Tailgating is the act of driving behind another vehicle too close. There is a safe recommended following distance which is determined by speed and weather conditions, usually known as the two-second rule.
The three-second rule means that you should have a distance of no less than three-seconds between you and the vehicle in front of you. If you’re towing a trailer, driving in wet, icy, or snowy conditions, or operating a heavy vehicle, you should increase this to five-seconds.
However, the three-second rule, while a good guideline, is the bare minimum gap you should maintain between you and the vehicle in front of you.
In a perfect world, it takes at least 0.5 seconds to react to anything, and that’s when you know something is about to happen! In most circumstances, your reaction time will be around one second. Even some of the best performance cars in the world take longer than three-seconds to come to a stop.
The Problems Associated with Tailgating
Tailgating and Your Vision
Driving requires you to be able to see what’s happening in front of you and anticipate things before they happen. The further you can see in front of you, the more prepared to stop or take evasive action you will be. If you’re tailgating the vehicle in front of you, your vision will be impaired, negatively impacting your reaction time.
Aggression and Road Rage from Tailgating
Many drivers perceive tailgating as aggressive and intimidating. It’s a quick way to turn a regular drive or journey into a road rage incident. Often, when someone feels that they’re being tailgated, they’ll either drive slower or tap their brakes, known as brake-checking, which can cause an accident and lead to road rage.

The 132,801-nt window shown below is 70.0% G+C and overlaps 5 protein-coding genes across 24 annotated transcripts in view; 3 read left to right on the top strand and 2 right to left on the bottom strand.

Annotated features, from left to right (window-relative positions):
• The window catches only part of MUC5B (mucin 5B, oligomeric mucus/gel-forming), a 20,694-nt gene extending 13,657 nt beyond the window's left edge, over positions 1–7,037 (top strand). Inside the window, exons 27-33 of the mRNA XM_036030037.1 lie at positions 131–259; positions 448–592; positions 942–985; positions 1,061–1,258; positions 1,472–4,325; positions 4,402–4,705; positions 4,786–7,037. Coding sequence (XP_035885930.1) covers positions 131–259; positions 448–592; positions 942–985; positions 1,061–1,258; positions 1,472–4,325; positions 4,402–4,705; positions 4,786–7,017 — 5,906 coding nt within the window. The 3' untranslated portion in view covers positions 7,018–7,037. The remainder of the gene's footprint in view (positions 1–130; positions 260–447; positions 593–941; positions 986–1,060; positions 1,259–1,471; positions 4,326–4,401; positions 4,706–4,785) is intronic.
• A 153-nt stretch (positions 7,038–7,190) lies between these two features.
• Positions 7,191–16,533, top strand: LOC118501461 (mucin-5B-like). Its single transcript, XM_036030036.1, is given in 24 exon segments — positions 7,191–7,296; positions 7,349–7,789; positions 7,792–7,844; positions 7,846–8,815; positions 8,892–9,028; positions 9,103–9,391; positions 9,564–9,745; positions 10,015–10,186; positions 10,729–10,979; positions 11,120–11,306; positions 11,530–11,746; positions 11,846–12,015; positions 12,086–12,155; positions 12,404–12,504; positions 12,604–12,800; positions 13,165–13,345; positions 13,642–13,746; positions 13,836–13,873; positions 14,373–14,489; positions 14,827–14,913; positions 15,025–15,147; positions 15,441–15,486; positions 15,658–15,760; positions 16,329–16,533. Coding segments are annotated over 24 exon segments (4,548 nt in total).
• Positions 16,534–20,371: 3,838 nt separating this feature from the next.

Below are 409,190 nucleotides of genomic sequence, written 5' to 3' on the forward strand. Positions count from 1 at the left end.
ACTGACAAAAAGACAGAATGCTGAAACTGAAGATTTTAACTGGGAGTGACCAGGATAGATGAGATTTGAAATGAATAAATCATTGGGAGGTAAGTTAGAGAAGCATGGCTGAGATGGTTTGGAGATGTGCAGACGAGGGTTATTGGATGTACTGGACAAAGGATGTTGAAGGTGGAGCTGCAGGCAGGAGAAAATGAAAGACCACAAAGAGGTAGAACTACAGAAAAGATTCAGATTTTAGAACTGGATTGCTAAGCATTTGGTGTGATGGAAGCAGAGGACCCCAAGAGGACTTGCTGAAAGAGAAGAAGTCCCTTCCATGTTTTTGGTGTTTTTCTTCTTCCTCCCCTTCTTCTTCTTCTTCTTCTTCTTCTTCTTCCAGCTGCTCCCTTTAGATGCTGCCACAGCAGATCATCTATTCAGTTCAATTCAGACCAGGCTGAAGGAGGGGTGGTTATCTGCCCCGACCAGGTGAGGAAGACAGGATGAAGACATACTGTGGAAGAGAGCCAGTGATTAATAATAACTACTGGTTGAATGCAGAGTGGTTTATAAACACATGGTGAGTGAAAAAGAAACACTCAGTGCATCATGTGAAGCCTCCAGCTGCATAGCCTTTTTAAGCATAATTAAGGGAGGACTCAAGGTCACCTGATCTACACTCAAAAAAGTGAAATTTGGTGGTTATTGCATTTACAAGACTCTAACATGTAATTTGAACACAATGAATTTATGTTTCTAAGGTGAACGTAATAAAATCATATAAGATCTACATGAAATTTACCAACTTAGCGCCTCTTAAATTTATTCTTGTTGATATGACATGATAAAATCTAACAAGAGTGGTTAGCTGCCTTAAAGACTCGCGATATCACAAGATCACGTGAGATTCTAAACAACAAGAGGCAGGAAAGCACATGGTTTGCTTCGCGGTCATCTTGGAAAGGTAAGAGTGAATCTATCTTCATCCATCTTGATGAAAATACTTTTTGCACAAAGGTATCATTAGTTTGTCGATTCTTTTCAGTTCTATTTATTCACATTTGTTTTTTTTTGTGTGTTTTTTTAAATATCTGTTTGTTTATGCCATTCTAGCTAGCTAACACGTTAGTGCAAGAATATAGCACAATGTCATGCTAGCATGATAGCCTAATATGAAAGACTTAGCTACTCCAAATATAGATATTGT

Fuel Economy and Tailgating
It’s a common misconception that driving close behind the vehicle in front, especially if it’s bigger, gives you better fuel economy. To see any saving in fuel, you would need to be consistently no further than 10-20 feet behind a truck in front of you. If that truck braked suddenly, there is no possible way for you to avoid running into the back of them at this distance.
Some of the Reasons Why Drivers Tailgate Other Vehicles!
- Frustration at the vehicle’s speed in front of them and trying to intimidate them into driving faster.
- Moving closer in anticipation of overtaking the vehicle in front of them.
- Attempting to draft or slipstream behind the vehicle in front of them to save fuel.
- Trying to block other cars from merging in front of them.
When You Are In An Accident
There you go, all the reasons why tailgating is so dangerous and should be avoided. Maintaining a safe following distance between 3 and 5 seconds is the best way to avoid running into the back of the vehicle in front of you. If you’ve had an accident because of tailgating and need a tow truck, Mountain Recovery is here to help!
If you have been involved in any automotive accident in Eagle County or Summit County, Colorado, or you’ve broken down, Mountain Recovery is only a phone call away at 970-476-1124. We operate 24/7, 365 days a year, to keep you moving and help get your vehicle back on the road.